By Ben Hoerr: In this series of posts, we’ve been taking a closer look at 28 “Jesus Says” commands. Whether we grew up attending church or not, almost all of us are familiar—at least in some measure of detail—with Jesus’ life-changing teachings and memorable parables or stories. Of all the things Jesus said, perhaps none is more challenging and difficult than his instruction to forgive others, especially when we have been deeply hurt or unjustly wronged.
In Bible times, the Jewish rabbis often taught the need to forgive others was limited to three or four offenses—after that, one was entitled to “hold a grudge.” The Apostle Peter might have thought his suggestion to Jesus that one should be willing to forgive “seven times” seemed generous. But in his typical re-interpretation of the current understanding of God’s original intent with the ancient scripture texts, Jesus said we are “to forgive seventy times seven” (a figure of speech for an infinite number of times). And then he told a compelling story that we call The Parable of the Unforgiving Debtor, recorded in Matthew 18:21-35.
In this story, a king decided to settle accounts with his servants. In the process, one of his debtors who owed millions of dollars—a preposterously large sum of money to the audience—was unable to repay and was consequently subject to being sold into slavery. But the man begged for mercy and more time to repay. Filled with pity, the king forgave his debt.
This same servant left the king’s presence, found another servant who owed him an insignificant amount of money, and demanded repayment. Even though this second servant could not repay the debt and begged for mercy, the creditor was unwilling to wait, had the man arrested and thrown into debtor’s prison.
Several observers were upset by this transaction and reported it to the king. He immediately called in the first servant, rebuked him for his unmerciful attitude having been shown mercy, and threw him into prison where he would be tortured until he paid his entire debt. The story concludes with Jesus’ sobering words: “That’s what my heavenly Father will do to you if you refuse to forgive your brothers and sisters from your heart.”
Jesus is teaching that unforgiveness enslaves, or imprisons, us to bitterness, resentment, anger, even patterns of fear, rejection, loneliness, indecision, or a desire for revenge. He commands us to forgive those who have wronged us. Forgiveness is letting go of the debt we want others to pay! It is not minimizing or denying the wrong that’s been done or the hurt and pain that we’ve suffered. Nor does forgiveness declare that what the offenders did is now alright. Rather, what forgiveness does is to remove the power of that experience and memory over our life.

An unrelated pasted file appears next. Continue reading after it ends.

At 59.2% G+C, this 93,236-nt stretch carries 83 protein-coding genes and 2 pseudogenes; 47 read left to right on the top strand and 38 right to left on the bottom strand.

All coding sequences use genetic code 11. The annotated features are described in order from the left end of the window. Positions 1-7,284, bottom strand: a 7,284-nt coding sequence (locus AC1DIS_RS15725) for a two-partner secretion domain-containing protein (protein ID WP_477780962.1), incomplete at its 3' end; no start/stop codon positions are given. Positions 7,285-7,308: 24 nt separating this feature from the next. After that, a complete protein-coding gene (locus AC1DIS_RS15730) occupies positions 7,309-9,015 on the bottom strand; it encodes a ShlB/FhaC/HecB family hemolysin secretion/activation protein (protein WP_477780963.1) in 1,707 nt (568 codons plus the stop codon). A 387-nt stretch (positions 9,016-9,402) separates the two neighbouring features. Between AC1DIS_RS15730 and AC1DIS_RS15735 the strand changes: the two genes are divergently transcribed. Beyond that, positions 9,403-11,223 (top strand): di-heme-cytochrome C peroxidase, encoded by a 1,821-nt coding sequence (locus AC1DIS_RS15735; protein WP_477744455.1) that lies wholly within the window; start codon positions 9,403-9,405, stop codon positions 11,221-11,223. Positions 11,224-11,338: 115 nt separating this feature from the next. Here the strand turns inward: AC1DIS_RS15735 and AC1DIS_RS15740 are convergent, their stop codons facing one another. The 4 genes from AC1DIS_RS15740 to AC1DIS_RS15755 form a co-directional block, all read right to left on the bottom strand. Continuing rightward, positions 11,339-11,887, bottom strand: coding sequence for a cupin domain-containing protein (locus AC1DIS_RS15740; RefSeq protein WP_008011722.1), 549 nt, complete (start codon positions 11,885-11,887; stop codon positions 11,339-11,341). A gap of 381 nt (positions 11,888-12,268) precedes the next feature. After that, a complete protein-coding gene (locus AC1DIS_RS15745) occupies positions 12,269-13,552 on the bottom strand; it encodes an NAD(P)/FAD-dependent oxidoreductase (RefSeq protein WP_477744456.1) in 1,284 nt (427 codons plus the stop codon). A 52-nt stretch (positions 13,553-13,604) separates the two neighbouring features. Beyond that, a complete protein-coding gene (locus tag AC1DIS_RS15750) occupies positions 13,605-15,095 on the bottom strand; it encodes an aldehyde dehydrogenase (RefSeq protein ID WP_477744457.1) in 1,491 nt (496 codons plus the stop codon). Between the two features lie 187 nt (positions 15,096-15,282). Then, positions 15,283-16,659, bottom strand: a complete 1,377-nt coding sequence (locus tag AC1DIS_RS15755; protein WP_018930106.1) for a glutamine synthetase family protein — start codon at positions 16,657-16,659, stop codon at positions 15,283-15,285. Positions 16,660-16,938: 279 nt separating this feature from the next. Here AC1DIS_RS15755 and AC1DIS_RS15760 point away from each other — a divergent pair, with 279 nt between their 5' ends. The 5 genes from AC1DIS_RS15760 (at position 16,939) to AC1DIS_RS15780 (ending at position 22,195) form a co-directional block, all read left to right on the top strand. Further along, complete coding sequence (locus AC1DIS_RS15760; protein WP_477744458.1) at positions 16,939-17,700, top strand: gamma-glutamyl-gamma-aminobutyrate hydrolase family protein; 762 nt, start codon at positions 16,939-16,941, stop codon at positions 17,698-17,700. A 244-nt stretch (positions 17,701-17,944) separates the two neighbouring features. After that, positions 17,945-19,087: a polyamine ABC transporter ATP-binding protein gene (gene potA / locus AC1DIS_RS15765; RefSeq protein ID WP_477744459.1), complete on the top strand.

You see, every wrong, hurt, or injustice against us produces an indebtedness we feel. These debts are something we believe are owed to us, and we internally long to be compensated for this loss. Forgiveness means that we release what we perceive is owed to us and we let it go. This sets us free to go on with God’s purposes for our lives—to think, feel, and act differently.
I don’t think that Jesus is suggesting this process is easy. But it is possible with the help of his indwelling Spirit whom he called “the Helper.” The Spirit enables us to do what we cannot do on our own strength, power, or resources. And forgiveness is not so much a destination at which we arrive once for all time as it is a daily walk on a narrow, winding road, paying close attention to not slip into either ditch of bitterness or desire for revenge.
In 2007, a person who did not get the job they applied for at our former church, inaccurately perceived that I had made this decision alone. Consequently, he systematically went around to various staff, leaders, and the Board of Directors to smear my character and try to get me fired. The facts were that he was unqualified and inexperienced for the position and that the entire senior staff made the decision. I was especially bitter and angry because he was attacking my integrity and spreading lies. While I wanted him to pay for this debt, nevertheless Jesus said I had to forgive him! It certainly wasn’t easy, but with God’s grace I was able to forgive him. Subsequently, I experienced a new freedom—like being released from torment!
May the Holy Spirit enable each of us to experience the freedom Jesus offers by forgiving others for the things we have suffered. Let’s ask Jesus right now the first steps we should take in order to “forgive seventy times seven times!”